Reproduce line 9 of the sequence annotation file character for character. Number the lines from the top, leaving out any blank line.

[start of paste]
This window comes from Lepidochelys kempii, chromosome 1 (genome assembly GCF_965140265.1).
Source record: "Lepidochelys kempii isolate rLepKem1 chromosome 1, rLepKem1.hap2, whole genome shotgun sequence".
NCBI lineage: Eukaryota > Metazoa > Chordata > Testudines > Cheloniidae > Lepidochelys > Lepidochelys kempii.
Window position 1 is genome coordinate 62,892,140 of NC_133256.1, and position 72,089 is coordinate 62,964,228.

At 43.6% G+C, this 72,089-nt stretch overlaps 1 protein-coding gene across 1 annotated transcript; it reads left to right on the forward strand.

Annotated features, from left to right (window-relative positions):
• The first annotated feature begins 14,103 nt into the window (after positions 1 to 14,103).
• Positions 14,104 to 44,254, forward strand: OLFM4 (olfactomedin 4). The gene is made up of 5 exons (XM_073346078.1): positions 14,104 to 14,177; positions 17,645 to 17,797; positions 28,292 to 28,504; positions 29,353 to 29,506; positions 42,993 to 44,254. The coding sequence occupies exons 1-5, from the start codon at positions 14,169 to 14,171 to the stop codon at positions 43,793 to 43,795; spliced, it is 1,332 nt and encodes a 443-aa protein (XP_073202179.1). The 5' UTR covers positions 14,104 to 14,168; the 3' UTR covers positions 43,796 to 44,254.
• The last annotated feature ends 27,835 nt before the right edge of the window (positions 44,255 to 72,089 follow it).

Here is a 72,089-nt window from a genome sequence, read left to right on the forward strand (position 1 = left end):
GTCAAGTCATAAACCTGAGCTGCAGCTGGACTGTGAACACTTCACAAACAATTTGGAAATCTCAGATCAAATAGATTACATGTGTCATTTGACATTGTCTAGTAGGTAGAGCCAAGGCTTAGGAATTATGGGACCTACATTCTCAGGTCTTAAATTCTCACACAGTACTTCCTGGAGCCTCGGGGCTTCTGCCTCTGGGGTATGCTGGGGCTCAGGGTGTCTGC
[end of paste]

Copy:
• The last annotated feature ends 27,835 nt before the right edge of the window (positions 44,255 to 72,089 follow it).